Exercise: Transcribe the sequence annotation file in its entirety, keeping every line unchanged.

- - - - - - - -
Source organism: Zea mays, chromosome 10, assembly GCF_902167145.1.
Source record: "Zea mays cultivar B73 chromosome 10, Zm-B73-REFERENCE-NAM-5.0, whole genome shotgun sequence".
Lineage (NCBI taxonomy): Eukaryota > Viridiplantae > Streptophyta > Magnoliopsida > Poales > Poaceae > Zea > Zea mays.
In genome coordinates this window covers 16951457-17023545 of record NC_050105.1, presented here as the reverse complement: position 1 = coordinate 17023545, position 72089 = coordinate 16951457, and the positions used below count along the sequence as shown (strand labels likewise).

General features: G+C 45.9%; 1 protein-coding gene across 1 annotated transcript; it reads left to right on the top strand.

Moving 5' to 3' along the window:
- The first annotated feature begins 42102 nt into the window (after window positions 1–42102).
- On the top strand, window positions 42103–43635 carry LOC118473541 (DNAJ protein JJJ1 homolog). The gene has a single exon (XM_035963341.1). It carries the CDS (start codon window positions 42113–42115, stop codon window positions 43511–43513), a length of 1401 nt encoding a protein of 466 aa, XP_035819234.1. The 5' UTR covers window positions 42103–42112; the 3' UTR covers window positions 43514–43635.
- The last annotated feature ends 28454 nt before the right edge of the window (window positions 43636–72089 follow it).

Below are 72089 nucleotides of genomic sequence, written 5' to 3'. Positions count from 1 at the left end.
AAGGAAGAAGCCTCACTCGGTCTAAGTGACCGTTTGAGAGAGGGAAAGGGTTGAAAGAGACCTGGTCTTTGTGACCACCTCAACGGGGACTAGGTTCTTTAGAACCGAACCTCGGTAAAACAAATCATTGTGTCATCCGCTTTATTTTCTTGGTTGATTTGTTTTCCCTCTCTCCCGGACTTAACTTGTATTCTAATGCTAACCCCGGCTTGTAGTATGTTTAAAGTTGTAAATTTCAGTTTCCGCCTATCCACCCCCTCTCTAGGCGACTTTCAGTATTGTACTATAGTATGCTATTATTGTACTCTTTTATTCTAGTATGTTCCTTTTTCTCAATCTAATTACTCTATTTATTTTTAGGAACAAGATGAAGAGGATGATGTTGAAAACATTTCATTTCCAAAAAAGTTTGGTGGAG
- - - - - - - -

Source organism: Zea mays, chromosome 10, assembly GCF_902167145.1.
Source record: "Zea mays cultivar B73 chromosome 10, Zm-B73-REFERENCE-NAM-5.0, whole genome shotgun sequence".
Lineage (NCBI taxonomy): Eukaryota > Viridiplantae > Streptophyta > Magnoliopsida > Poales > Poaceae > Zea > Zea mays.
In genome coordinates this window covers 16951457-17023545 of record NC_050105.1, presented here as the reverse complement: position 1 = coordinate 17023545, position 72089 = coordinate 16951457, and the positions used below count along the sequence as shown (strand labels likewise).

General features: G+C 45.9%; 1 protein-coding gene across 1 annotated transcript; it reads left to right on the top strand.

Moving 5' to 3' along the window:
- The first annotated feature begins 42102 nt into the window (after window positions 1–42102).
- On the top strand, window positions 42103–43635 carry LOC118473541 (DNAJ protein JJJ1 homolog). The gene has a single exon (XM_035963341.1). It carries the CDS (start codon window positions 42113–42115, stop codon window positions 43511–43513), a length of 1401 nt encoding a protein of 466 aa, XP_035819234.1. The 5' UTR covers window positions 42103–42112; the 3' UTR covers window positions 43514–43635.
- The last annotated feature ends 28454 nt before the right edge of the window (window positions 43636–72089 follow it).

Below are 72089 nucleotides of genomic sequence, written 5' to 3'. Positions count from 1 at the left end.
AAGGAAGAAGCCTCACTCGGTCTAAGTGACCGTTTGAGAGAGGGAAAGGGTTGAAAGAGACCTGGTCTTTGTGACCACCTCAACGGGGACTAGGTTCTTTAGAACCGAACCTCGGTAAAACAAATCATTGTGTCATCCGCTTTATTTTCTTGGTTGATTTGTTTTCCCTCTCTCCCGGACTTAACTTGTATTCTAATGCTAACCCCGGCTTGTAGTATGTTTAAAGTTGTAAATTTCAGTTTCCGCCTATCCACCCCCTCTCTAGGCGACTTTCAGTATTGTACTATAGTATGCTATTATTGTACTCTTTTATTCTAGTATGTTCCTTTTTCTCAATCTAATTACTCTATTTATTTTTAGGAACAAGATGAAGAGGATGATGTTGAAAACATTTCATTTCCAAAAAAGTTTGGTGGAG